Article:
ERMI Testing

ERMI: Environmental Relative Mouldiness Index


Performing an ERMI is a way to determine whether the presence of water damage in a building (WDB), has caused mould amplification, which can very likely cause negative health consequences to the occupants.

Samples for ERMI are analysed using Mould Specific Quantitative Polymerase Chain Reaction (MSqPCR). Data obtained from this is assessed and interpreted by reference to a database of similar ERMI data acquired from normal homes. The test is an objective, sensitive and standardised method that can identify and quantify selected mould species.

The usual sample is settled dust collected in homes and buildings to determine the concentrations of the DNA of the different species of mould. While there is a wide spectrum of moulds that can be analysed in this way, 36 species of mould are detected. The research on which the procedure is based selected 26 of those moulds as being associated with WDB (the Group 1 mould) and 10 common species (Group 2) that were not found to be associated with WDB. The first step to calculate the ERMI is to total the individual log10 of the Group 1 mould and then total the individual log10 of the Group 2 moulds. The ERMI is then the difference between these two totals.

Simply put, a home or building with a high ERMI value has a greater chance of causing a mould problem for its occupants than those with a lower ERMI.

ERMI Background

The US Environmental Protection Authority (USEPA) developed ERMI to provide a straightforward, objective, sensitive and standardised way to assess mould using a ranking system based on dust samples collected from homes. The ERMI will help predict the mouldiness of homes.

Based on widely published data from EPA researchers and the 2006 HUD American Healthy Home Survey, the test has been developed as a tool to evaluate the potential risk of indoor mould growth and associated health effects on occupants.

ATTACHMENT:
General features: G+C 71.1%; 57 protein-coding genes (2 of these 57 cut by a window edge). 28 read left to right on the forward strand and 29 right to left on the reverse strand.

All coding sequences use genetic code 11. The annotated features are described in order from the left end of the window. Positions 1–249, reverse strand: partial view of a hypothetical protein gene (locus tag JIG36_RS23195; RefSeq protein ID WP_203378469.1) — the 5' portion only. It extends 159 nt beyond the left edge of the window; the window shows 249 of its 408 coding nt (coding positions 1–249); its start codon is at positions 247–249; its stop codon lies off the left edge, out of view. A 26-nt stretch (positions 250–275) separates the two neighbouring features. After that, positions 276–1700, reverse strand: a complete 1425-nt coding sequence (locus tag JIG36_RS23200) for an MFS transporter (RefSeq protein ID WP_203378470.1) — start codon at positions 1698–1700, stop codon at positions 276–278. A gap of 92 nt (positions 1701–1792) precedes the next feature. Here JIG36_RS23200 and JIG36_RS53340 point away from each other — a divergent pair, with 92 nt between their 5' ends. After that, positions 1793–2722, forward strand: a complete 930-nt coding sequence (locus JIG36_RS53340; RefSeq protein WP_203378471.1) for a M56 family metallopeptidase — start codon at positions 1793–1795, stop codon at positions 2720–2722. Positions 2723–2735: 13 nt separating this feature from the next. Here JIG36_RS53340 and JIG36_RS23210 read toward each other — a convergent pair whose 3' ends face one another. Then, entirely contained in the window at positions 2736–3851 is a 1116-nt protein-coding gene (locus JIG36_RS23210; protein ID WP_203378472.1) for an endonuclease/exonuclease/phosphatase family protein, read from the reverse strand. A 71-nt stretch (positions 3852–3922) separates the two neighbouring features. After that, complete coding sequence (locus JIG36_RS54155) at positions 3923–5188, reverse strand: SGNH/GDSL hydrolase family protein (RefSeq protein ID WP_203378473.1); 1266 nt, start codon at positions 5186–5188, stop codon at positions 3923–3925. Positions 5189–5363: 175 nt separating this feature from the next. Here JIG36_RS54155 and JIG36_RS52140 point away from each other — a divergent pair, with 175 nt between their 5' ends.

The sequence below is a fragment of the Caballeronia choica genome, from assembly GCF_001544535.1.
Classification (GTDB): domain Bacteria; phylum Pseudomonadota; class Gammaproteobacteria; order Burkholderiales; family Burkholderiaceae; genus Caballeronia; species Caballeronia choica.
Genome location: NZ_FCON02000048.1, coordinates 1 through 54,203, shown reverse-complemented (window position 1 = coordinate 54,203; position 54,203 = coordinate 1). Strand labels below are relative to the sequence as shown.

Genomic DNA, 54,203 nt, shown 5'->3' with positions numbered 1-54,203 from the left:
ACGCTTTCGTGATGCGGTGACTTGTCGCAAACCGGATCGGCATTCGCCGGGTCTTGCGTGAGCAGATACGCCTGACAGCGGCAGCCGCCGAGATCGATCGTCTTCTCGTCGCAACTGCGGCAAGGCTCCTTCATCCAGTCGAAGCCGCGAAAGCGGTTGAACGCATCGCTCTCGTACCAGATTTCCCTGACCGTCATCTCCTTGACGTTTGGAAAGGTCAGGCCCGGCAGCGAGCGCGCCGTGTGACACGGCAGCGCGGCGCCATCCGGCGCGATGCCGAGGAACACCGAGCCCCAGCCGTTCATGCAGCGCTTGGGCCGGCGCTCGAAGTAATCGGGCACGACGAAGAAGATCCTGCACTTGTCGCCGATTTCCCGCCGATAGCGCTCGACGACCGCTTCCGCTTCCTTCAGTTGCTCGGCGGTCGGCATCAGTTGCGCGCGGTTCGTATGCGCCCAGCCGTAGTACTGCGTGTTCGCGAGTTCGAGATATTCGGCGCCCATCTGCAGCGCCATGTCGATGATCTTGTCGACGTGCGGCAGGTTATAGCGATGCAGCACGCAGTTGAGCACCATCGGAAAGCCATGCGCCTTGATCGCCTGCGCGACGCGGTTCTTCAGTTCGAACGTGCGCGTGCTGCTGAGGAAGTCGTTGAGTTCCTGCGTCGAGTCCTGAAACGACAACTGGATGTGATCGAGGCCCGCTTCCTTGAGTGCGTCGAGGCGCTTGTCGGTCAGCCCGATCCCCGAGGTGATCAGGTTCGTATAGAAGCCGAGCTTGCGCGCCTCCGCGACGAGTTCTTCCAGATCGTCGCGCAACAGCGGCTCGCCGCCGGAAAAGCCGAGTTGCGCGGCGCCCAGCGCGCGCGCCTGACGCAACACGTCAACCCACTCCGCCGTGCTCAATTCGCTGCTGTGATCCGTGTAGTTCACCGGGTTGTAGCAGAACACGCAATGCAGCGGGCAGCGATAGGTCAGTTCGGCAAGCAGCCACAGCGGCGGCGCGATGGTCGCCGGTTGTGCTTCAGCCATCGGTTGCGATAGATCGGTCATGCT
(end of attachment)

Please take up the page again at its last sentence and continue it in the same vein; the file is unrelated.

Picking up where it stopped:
In order to most effectively use this tool, the ERMI obtained needs to be compared to a national database. Indices were determined using this method for 1,096 homes across the U.S. as part of the 2006 HUD American Healthy Home Survey. Individual indices, ranked from lowest to highest were used to create a national Relative Mouldiness Index (RMI) Scale.

In initial studies by the USEPA, the concentrations of different mould species in “mouldy homes” (homes with visible mould growth or a history of water damage) and “reference homes” (homes with no visible mould) were compared. Based on those results, mould species were selected and grouped into those with higher concentrations in mouldy homes (group 1) and those with lower concentrations (group 2). To calculate the ERMI the individual concentrations of the mould species detected are log-transformed and the sum of group 2 logs is subtracted from the sum of group 1 logs.

ERMI = Sum of Log10 Group I minus Sum of Log10 Group II

MSqPCR - DNA Testing

The ERMI process involves the analysis of a sample of dust from a home or other building. Dust is first extracted from the sample provided, then fungal DNA is extracted and purified from the dust. This fungal DNA is then analysed using MSqPCR. This is a highly specific DNA-based method for quantifying mould species.

ERMI Graph

The ERMI graph makes it possible to compare one house’s “mouldiness” with another without being a statistician.

This table assists with interpreting the graph:

Quartile Zone Percentage ERMI Value Relative Mouldiness
25% of houses
Between -10 to -4
Low Relative Mouldiness
25% of houses
Between -4 to 0
Low to Medium
25% of houses
Between 0 to 5
Medium to High
25% of houses
Between 5 to 20
Greater than 20
Very High

Mould Species Identification

One of the reasons why the ERMI has become such a powerful test for mould is that it also provides detailed information relating to the identification of species of mould present. Traditional methods of mould sampling, such as air sampling and microscopic identification, fail to identify moulds to species because some species of mould have virtually identical spore structures often making it impossible to distinguish between them.

Why Species Identification is Important

Determining the species of mould can be helpful for a number of reasons. One of which is that certain moulds are associated with certain substrates. For example, Stachybotrys grows well on wet cellulosic material, so if it is present an assessor will look in the walls as Gyprock/drywall could be that source. Other species of mould are associated with flooring and carpeting so if certain types of mould are present they might indicate a problem behind carpet or other floorings.

From the perspective of the health of occupants, there are published relationships between certain mould species and deleterious health consequences.

Vacuum Sampling